Four Oscar–winning actors—Marlon Brando, Anna Magnani, Joanne Woodward, and Maureen Stapleton—sink their teeth into this enthralling film, which brings together the legendary talents of director Sidney Lumet and writer Tennessee Williams.
With its lewd abandon and sketch-comedy perversity, Makavejev’s cult staple Sweet Movie is a full-throated shriek in the face of bourgeois complacency and movie watching.
With the three films in this set, Shoehi Imamura, one of the leading figures of the Japanese new wave, truly emerged as an auteur, bringing to his national cinema an anthropological eye and a heretofore unseen taste for the irreverent.
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In Liliana Cavani’s scintillating drama, a concentration camp survivor (Charlotte Rampling) discovers her ex-torturer/lover (Dirk Bogarde) working as a night porter at a hotel in postwar Vienna.
Robert Flaherty’s classic film tells the story of Inuit hunter Nanook and his family as they struggle to survive in the harsh conditions of Canada’s Hudson Bay region.
A mysterious writer of poison-pen letters plagues a French provincial town, unwittingly exposing the collective suspicion and rancor seething beneath the community’s calm surface.
rvbranham: “i've got a crappy edition & would do a hit job for this edition”
Tatsuya Nakadai and Toshiro Mifune star in the story of a wandering samurai who exists in a maelstrom of violence. A gifted swordsman—plying his trade during the turbulent final days of Shogunate rule—Ryunosuke kills without remorse, without mercy. It’s a way of life that leads to madness.
A young man embarks on an obsessive search for the girlfriend who mysteriously disappeared while the couple were taking a sunny vacation trip, and his three-year investigation draws the attention of her abductor, a mild-mannered professor with a diabolically clinical mind.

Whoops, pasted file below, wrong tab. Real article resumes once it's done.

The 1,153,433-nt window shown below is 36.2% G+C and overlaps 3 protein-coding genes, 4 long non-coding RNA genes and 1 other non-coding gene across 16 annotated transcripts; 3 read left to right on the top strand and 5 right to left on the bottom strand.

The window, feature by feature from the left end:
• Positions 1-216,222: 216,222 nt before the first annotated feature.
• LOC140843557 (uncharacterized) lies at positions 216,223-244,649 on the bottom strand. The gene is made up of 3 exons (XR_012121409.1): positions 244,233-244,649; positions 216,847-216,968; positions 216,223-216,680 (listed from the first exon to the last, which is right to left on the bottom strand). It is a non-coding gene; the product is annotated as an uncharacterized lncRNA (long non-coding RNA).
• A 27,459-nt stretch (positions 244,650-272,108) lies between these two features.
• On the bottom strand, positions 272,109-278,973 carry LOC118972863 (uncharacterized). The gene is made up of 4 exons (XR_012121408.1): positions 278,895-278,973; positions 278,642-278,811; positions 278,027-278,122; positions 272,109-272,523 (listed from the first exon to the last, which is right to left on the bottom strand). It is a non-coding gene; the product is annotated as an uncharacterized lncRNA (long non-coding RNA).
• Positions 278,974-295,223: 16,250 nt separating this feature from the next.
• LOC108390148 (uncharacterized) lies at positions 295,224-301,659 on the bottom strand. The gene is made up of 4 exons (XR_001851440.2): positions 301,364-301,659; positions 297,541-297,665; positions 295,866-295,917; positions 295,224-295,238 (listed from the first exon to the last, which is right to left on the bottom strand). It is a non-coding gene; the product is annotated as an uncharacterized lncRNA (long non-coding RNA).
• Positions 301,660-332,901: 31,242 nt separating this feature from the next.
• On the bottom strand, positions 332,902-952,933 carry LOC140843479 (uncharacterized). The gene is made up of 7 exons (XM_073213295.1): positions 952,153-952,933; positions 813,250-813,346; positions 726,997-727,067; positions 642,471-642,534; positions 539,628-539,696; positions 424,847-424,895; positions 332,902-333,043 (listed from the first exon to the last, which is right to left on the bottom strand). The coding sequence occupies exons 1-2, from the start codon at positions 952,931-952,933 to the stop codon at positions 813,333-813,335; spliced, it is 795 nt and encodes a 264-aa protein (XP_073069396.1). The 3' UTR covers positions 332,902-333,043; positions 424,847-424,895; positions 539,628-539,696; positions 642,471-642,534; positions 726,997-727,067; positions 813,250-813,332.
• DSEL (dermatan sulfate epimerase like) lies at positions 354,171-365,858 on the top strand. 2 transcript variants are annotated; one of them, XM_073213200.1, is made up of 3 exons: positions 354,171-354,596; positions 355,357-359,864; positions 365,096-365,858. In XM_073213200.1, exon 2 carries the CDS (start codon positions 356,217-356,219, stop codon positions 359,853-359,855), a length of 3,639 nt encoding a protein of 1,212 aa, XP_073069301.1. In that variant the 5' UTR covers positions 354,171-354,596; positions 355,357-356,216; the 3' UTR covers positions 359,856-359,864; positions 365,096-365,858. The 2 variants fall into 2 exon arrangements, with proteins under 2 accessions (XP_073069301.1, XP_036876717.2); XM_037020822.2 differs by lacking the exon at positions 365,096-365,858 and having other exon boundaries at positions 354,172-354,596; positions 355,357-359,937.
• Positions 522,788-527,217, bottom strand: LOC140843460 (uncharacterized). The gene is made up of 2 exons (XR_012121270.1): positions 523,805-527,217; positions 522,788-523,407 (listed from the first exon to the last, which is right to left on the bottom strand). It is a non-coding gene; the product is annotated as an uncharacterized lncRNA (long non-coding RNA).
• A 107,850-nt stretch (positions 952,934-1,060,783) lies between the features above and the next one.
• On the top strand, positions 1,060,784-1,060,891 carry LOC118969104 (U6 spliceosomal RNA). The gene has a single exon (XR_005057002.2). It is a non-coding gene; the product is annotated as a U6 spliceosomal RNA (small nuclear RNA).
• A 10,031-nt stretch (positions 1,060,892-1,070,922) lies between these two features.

rvbranham: “not a fan at all of through a glass darkly or winter light, but i love the silence & wld buy the box for that one alone...”
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Following the collapse of his clan, unemployed samurai Hanshiro Tsugumo (Tatsuya Nakadai) arrives at the manor of Lord Iyi, begging to commit ritual suicide on his property in Masaki Kobayashi’s fierce evocation of individual agency in the face of a corrupt and hypocritical system.
In the thirties and forties, the young Indian actor known as Sabu (born Selar Shaik) captured the hearts of moviegoers in Britain and the United States as a completely new kind of big-screen icon.
Koreyoshi Kurahara’s free-form approach to moviemaking was perfectly suited to the radical spirit of the 1960s, when he was one of the biggest hit makers working at the razzle-dazzle, youth-oriented Nikkatsu studios.
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A grown-up superhero fantasy come to vivid, bloody life, Paul Verhoeven’s special effects-laden cult phenomenon features a resurrected hero (Peter Weller) in a new, supercharged cyborg body, struggling to reclaim his memory and avenge his own death.